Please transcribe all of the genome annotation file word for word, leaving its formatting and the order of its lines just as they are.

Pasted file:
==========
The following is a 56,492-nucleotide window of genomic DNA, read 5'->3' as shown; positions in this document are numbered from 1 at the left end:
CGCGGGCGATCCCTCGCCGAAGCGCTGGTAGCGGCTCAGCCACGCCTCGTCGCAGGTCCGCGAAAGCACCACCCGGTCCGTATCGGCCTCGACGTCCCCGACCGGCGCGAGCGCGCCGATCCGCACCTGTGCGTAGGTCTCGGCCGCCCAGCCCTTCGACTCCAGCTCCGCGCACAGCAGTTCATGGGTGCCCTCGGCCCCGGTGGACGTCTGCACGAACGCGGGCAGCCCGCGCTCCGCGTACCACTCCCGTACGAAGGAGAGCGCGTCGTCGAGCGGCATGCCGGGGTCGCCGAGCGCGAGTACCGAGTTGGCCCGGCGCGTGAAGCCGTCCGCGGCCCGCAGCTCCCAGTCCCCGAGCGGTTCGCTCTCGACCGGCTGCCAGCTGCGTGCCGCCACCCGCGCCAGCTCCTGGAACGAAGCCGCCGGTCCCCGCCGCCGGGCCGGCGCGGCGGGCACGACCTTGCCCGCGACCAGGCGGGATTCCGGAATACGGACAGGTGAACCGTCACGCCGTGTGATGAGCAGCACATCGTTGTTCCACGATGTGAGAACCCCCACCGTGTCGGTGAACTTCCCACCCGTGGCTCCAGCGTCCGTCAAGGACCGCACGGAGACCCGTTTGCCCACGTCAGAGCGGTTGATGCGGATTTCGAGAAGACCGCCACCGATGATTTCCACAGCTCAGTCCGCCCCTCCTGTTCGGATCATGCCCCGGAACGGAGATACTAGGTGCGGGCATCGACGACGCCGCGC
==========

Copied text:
The following is a 56,492-nucleotide window of genomic DNA, read 5'->3' as shown; positions in this document are numbered from 1 at the left end:
CGCGGGCGATCCCTCGCCGAAGCGCTGGTAGCGGCTCAGCCACGCCTCGTCGCAGGTCCGCGAAAGCACCACCCGGTCCGTATCGGCCTCGACGTCCCCGACCGGCGCGAGCGCGCCGATCCGCACCTGTGCGTAGGTCTCGGCCGCCCAGCCCTTCGACTCCAGCTCCGCGCACAGCAGTTCATGGGTGCCCTCGGCCCCGGTGGACGTCTGCACGAACGCGGGCAGCCCGCGCTCCGCGTACCACTCCCGTACGAAGGAGAGCGCGTCGTCGAGCGGCATGCCGGGGTCGCCGAGCGCGAGTACCGAGTTGGCCCGGCGCGTGAAGCCGTCCGCGGCCCGCAGCTCCCAGTCCCCGAGCGGTTCGCTCTCGACCGGCTGCCAGCTGCGTGCCGCCACCCGCGCCAGCTCCTGGAACGAAGCCGCCGGTCCCCGCCGCCGGGCCGGCGCGGCGGGCACGACCTTGCCCGCGACCAGGCGGGATTCCGGAATACGGACAGGTGAACCGTCACGCCGTGTGATGAGCAGCACATCGTTGTTCCACGATGTGAGAACCCCCACCGTGTCGGTGAACTTCCCACCCGTGGCTCCAGCGTCCGTCAAGGACCGCACGGAGACCCGTTTGCCCACGTCAGAGCGGTTGATGCGGATTTCGAGAAGACCGCCACCGATGATTTCCACAGCTCAGTCCGCCCCTCCTGTTCGGATCATGCCCCGGAACGGAGATACTAGGTGCGGGCATCGACGACGCCGCGC